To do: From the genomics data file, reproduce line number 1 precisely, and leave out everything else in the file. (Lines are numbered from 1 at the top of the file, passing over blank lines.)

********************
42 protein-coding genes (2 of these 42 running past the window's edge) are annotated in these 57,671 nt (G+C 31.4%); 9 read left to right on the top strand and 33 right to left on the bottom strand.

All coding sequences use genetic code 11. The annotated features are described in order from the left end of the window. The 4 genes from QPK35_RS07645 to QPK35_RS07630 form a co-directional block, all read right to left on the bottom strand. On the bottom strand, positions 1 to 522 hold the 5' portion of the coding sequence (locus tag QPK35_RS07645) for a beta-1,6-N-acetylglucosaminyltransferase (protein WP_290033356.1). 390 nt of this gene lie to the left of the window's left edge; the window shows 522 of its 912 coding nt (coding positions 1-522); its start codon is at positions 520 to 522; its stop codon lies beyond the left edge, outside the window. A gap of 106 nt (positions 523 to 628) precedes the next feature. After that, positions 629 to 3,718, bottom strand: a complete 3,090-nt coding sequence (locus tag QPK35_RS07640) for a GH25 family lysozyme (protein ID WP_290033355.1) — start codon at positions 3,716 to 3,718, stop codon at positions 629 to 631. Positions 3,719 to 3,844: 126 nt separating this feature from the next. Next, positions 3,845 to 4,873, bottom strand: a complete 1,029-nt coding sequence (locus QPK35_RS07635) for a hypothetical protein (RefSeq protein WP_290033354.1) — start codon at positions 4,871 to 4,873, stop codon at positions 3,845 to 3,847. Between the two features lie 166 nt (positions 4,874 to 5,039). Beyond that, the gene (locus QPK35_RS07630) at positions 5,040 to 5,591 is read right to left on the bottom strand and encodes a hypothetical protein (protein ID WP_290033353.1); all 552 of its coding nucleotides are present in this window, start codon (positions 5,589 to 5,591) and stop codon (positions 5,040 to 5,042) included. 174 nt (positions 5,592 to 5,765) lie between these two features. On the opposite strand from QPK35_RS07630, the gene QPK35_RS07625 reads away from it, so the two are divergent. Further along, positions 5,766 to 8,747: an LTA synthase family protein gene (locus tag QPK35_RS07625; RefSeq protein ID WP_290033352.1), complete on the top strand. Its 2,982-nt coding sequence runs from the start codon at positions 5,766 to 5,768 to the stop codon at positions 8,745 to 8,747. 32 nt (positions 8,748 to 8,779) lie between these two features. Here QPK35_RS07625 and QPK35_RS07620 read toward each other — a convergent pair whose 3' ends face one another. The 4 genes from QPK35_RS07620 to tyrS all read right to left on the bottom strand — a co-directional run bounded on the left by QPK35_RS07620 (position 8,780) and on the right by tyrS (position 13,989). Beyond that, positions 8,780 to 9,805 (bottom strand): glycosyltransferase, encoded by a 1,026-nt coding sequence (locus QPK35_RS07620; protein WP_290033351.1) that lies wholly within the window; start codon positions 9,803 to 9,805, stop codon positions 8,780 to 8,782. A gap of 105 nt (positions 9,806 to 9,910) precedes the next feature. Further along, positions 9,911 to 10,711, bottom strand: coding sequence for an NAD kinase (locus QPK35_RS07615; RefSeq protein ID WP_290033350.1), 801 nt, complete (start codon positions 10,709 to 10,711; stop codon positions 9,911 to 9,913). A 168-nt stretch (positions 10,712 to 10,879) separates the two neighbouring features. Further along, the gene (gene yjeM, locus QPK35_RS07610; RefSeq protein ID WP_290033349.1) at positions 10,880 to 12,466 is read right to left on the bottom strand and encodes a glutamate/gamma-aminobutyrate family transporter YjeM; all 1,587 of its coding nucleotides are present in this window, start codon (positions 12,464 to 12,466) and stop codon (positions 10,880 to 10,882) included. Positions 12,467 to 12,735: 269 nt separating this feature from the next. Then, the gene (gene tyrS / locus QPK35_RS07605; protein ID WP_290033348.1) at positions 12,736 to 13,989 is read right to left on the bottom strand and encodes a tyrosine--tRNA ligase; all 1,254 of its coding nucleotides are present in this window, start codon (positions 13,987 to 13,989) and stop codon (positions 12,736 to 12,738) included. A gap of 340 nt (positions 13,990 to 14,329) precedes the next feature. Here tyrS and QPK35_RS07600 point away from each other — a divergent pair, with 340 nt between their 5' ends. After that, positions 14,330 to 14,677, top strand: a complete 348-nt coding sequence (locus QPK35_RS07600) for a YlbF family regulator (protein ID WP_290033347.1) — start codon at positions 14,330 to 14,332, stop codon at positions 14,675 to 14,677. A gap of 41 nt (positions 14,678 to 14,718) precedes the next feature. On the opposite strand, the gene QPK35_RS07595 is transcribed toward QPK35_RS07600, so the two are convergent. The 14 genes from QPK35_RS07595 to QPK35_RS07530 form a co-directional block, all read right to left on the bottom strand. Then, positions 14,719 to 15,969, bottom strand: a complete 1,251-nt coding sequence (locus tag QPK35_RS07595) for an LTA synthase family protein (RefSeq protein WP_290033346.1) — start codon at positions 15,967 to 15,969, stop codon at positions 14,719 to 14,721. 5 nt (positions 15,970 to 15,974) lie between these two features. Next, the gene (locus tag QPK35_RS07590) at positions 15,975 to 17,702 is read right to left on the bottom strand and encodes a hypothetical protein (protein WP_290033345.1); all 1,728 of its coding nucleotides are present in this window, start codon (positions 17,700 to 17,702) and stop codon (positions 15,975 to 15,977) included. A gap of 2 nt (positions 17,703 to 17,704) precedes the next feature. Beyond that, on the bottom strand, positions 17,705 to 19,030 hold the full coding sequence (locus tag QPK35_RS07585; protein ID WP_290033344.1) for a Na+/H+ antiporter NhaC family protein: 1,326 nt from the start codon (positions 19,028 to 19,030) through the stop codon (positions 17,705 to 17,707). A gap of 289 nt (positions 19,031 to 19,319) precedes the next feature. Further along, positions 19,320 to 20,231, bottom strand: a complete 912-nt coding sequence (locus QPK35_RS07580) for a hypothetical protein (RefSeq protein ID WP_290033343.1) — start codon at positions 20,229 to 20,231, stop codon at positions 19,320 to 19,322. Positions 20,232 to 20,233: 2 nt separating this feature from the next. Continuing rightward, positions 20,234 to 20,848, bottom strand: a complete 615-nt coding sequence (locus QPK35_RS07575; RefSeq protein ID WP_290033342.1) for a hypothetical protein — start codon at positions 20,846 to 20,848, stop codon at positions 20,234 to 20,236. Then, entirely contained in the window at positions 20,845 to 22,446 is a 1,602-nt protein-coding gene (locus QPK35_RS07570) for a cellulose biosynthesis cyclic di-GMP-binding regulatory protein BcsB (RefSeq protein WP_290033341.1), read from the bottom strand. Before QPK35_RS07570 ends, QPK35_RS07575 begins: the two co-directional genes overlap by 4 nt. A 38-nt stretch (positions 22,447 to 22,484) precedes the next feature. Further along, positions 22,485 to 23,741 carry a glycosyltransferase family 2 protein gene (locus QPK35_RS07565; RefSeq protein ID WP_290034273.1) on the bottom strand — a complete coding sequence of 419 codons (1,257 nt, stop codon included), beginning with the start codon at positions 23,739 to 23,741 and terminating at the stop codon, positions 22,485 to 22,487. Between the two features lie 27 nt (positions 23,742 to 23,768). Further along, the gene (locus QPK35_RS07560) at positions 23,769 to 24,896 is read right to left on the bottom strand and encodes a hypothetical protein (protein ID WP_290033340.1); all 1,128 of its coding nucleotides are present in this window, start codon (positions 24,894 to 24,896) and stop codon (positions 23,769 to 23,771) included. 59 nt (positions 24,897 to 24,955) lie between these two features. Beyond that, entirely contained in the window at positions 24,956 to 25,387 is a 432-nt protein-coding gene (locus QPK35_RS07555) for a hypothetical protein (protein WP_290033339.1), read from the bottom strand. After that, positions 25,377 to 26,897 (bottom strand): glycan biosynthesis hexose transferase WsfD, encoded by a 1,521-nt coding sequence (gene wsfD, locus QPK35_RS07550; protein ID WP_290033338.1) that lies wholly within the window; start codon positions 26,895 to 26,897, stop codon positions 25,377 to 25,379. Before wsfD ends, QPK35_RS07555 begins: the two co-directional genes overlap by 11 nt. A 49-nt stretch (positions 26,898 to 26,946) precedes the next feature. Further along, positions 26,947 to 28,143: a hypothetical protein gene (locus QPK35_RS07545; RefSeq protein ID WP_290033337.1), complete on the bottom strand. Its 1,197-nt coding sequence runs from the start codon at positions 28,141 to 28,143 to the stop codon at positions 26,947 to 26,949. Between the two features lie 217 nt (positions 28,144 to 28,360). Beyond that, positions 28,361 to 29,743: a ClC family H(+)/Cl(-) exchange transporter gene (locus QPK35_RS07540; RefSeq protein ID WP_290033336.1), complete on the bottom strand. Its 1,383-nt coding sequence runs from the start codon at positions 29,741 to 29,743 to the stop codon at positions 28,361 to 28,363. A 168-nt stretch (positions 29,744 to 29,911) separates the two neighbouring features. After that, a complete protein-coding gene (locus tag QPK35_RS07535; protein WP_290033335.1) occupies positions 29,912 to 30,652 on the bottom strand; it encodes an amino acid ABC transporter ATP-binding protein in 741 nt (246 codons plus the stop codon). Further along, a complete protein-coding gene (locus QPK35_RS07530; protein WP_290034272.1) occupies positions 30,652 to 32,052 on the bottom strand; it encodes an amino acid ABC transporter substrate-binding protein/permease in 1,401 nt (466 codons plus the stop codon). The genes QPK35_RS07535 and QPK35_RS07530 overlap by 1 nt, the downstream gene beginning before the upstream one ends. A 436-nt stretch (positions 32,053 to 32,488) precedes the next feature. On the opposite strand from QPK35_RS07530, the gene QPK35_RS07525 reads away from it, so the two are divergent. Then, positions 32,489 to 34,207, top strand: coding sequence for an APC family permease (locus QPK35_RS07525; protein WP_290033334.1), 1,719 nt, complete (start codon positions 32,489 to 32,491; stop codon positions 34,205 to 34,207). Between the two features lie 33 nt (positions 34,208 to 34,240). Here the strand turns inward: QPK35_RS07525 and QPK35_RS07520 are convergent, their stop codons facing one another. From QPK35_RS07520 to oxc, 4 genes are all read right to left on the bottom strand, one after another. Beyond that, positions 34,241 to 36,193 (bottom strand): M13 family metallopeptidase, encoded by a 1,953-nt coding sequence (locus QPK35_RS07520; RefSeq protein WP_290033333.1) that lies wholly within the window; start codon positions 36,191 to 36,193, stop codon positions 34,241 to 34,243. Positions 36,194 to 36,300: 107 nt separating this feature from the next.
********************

42 protein-coding genes (2 of these 42 running past the window's edge) are annotated in these 57,671 nt (G+C 31.4%); 9 read left to right on the top strand and 33 right to left on the bottom strand.